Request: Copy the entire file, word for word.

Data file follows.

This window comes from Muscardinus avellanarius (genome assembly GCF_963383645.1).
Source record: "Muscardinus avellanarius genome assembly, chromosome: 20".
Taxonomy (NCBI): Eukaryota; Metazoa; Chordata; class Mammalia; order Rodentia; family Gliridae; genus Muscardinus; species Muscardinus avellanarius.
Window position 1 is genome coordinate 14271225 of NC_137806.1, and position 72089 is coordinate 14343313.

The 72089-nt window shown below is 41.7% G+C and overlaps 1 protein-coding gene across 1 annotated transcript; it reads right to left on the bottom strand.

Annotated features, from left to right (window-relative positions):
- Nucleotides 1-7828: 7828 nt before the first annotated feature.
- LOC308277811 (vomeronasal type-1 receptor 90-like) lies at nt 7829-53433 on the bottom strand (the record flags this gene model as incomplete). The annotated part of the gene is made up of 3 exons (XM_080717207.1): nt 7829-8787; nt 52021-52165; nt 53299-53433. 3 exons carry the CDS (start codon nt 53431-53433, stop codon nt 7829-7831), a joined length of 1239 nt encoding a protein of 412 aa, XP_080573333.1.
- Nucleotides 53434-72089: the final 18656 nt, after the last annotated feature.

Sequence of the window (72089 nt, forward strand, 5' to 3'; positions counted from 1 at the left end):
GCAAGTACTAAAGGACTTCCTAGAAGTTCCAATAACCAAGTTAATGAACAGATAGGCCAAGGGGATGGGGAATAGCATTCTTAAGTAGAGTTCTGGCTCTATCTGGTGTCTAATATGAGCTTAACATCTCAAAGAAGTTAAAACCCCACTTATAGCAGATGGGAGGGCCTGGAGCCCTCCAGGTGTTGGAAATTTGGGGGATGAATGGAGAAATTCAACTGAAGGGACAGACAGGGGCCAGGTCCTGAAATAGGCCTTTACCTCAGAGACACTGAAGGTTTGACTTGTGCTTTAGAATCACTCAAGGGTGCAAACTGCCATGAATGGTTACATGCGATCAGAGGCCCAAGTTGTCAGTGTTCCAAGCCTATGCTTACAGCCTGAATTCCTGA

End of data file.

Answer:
This window comes from Muscardinus avellanarius (genome assembly GCF_963383645.1).
Source record: "Muscardinus avellanarius genome assembly, chromosome: 20".
Taxonomy (NCBI): Eukaryota; Metazoa; Chordata; class Mammalia; order Rodentia; family Gliridae; genus Muscardinus; species Muscardinus avellanarius.
Window position 1 is genome coordinate 14271225 of NC_137806.1, and position 72089 is coordinate 14343313.

The 72089-nt window shown below is 41.7% G+C and overlaps 1 protein-coding gene across 1 annotated transcript; it reads right to left on the bottom strand.

Annotated features, from left to right (window-relative positions):
- Nucleotides 1-7828: 7828 nt before the first annotated feature.
- LOC308277811 (vomeronasal type-1 receptor 90-like) lies at nt 7829-53433 on the bottom strand (the record flags this gene model as incomplete). The annotated part of the gene is made up of 3 exons (XM_080717207.1): nt 7829-8787; nt 52021-52165; nt 53299-53433. 3 exons carry the CDS (start codon nt 53431-53433, stop codon nt 7829-7831), a joined length of 1239 nt encoding a protein of 412 aa, XP_080573333.1.
- Nucleotides 53434-72089: the final 18656 nt, after the last annotated feature.

Sequence of the window (72089 nt, forward strand, 5' to 3'; positions counted from 1 at the left end):
GCAAGTACTAAAGGACTTCCTAGAAGTTCCAATAACCAAGTTAATGAACAGATAGGCCAAGGGGATGGGGAATAGCATTCTTAAGTAGAGTTCTGGCTCTATCTGGTGTCTAATATGAGCTTAACATCTCAAAGAAGTTAAAACCCCACTTATAGCAGATGGGAGGGCCTGGAGCCCTCCAGGTGTTGGAAATTTGGGGGATGAATGGAGAAATTCAACTGAAGGGACAGACAGGGGCCAGGTCCTGAAATAGGCCTTTACCTCAGAGACACTGAAGGTTTGACTTGTGCTTTAGAATCACTCAAGGGTGCAAACTGCCATGAATGGTTACATGCGATCAGAGGCCCAAGTTGTCAGTGTTCCAAGCCTATGCTTACAGCCTGAATTCCTGA